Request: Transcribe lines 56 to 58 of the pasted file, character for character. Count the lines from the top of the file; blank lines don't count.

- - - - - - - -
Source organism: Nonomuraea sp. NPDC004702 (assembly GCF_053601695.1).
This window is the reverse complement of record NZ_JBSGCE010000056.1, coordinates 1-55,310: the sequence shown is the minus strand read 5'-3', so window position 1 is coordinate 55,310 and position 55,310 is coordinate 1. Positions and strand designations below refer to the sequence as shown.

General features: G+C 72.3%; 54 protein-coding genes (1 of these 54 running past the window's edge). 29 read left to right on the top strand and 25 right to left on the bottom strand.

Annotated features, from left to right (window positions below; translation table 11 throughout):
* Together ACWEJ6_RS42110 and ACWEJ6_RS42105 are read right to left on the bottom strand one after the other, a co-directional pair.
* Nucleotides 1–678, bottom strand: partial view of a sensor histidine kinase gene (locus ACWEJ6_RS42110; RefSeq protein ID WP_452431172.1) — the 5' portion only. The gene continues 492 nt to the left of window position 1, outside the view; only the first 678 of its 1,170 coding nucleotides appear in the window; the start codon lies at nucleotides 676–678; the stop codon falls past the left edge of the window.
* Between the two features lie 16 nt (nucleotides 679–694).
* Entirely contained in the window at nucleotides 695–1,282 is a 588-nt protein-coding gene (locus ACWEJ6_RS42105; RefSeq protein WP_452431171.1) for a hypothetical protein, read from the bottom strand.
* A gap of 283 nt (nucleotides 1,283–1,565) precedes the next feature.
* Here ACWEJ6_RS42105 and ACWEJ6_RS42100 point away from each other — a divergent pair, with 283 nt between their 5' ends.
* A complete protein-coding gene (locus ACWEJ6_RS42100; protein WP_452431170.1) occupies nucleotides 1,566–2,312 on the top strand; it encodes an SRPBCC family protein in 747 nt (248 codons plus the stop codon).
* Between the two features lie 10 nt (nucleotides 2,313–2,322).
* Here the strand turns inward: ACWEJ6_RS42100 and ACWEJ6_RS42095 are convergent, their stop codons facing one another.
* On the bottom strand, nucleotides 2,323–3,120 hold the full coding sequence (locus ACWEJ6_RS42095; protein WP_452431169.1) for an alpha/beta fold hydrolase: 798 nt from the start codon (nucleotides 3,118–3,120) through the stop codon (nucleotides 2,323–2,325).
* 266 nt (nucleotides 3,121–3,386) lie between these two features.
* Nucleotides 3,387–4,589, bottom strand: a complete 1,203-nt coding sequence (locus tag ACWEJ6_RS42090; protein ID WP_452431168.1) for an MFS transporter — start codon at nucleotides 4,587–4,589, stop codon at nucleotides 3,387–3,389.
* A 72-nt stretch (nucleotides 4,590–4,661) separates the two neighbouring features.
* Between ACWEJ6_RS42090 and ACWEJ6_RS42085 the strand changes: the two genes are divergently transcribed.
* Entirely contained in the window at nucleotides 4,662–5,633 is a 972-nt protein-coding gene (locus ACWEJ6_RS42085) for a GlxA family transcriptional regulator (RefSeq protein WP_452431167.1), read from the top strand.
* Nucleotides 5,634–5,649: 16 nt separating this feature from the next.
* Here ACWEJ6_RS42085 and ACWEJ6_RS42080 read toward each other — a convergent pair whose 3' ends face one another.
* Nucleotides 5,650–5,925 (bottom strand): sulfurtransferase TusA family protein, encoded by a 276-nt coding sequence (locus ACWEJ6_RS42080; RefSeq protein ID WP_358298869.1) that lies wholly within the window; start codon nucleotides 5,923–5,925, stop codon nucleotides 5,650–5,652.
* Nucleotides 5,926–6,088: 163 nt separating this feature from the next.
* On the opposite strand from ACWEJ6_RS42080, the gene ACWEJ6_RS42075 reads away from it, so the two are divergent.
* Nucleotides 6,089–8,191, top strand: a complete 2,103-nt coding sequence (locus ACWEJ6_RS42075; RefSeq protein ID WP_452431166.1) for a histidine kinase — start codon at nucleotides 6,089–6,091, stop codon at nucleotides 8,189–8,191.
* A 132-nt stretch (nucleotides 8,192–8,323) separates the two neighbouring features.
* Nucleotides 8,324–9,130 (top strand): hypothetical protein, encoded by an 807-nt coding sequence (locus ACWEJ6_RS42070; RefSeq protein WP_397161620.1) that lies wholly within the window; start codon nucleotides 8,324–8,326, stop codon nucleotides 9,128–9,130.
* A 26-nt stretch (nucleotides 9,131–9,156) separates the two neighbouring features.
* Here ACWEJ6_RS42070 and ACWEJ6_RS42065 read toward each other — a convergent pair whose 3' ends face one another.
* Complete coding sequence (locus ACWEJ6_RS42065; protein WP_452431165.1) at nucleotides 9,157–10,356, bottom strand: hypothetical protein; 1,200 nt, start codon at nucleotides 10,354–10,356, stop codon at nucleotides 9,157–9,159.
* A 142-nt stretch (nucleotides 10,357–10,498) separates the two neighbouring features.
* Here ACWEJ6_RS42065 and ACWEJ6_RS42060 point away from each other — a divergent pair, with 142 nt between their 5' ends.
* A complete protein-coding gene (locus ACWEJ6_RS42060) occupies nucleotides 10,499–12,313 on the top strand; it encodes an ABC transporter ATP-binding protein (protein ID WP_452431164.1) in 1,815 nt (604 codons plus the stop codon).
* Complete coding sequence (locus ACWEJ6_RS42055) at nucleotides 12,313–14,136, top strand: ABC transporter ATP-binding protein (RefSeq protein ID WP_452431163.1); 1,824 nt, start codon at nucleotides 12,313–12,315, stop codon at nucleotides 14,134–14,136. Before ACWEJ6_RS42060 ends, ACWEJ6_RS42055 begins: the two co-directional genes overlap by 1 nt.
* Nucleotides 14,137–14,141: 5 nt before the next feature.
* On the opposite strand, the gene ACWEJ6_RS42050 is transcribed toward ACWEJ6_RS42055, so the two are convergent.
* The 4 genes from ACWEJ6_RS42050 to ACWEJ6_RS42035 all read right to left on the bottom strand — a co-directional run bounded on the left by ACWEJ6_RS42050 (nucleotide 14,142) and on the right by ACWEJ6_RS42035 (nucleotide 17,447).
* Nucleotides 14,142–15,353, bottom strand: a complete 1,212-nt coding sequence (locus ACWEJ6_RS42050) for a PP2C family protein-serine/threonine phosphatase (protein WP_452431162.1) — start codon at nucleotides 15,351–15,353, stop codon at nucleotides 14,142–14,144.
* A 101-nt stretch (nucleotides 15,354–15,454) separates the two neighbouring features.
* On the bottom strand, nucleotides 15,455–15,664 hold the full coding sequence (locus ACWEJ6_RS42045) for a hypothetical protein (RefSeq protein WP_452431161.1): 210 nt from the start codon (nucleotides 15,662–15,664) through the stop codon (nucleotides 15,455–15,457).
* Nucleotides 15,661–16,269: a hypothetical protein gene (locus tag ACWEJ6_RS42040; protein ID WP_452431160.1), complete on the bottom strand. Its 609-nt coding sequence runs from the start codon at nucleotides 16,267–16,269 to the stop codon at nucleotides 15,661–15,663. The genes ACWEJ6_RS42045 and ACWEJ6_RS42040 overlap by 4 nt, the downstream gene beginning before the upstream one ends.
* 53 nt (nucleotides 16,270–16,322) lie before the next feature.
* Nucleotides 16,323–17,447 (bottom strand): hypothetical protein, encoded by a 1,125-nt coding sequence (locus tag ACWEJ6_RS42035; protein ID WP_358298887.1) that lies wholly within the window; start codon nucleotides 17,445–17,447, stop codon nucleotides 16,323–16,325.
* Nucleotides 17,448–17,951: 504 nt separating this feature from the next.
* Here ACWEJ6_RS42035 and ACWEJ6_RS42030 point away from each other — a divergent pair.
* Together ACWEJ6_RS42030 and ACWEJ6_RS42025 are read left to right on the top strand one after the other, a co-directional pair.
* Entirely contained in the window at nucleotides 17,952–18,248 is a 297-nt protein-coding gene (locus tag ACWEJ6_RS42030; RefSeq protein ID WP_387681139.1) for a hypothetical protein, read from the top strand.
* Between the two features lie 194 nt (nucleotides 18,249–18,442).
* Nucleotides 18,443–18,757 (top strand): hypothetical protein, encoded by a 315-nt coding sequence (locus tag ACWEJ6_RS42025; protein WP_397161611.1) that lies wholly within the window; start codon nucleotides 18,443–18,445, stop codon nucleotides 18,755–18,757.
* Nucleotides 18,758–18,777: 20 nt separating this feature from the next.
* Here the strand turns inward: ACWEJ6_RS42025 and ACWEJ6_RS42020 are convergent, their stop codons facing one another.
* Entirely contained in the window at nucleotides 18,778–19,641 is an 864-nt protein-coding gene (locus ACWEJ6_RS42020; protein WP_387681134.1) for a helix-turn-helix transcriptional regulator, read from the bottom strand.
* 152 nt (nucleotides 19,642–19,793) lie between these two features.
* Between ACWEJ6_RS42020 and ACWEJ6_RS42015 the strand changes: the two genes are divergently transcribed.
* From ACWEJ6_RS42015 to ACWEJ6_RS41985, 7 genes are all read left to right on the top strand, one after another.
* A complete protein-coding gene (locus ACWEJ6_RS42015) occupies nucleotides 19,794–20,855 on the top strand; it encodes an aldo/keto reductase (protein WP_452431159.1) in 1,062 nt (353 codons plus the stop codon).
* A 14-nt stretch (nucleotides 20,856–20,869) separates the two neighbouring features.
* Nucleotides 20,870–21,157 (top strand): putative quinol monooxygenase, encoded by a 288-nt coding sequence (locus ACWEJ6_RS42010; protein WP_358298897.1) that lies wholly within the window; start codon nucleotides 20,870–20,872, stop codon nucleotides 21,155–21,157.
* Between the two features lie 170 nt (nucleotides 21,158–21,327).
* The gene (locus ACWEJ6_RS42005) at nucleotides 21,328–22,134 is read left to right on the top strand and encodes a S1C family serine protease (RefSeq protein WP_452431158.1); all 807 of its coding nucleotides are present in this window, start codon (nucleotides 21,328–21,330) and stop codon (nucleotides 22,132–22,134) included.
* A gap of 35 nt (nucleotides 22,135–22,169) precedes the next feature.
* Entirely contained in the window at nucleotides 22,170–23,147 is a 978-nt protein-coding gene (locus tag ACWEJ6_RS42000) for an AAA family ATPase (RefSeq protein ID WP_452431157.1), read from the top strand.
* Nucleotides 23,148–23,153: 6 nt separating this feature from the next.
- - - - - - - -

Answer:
* A complete protein-coding gene (locus ACWEJ6_RS42015) occupies nucleotides 19,794–20,855 on the top strand; it encodes an aldo/keto reductase (protein WP_452431159.1) in 1,062 nt (353 codons plus the stop codon).
* A 14-nt stretch (nucleotides 20,856–20,869) separates the two neighbouring features.
* Nucleotides 20,870–21,157 (top strand): putative quinol monooxygenase, encoded by a 288-nt coding sequence (locus ACWEJ6_RS42010; protein WP_358298897.1) that lies wholly within the window; start codon nucleotides 20,870–20,872, stop codon nucleotides 21,155–21,157.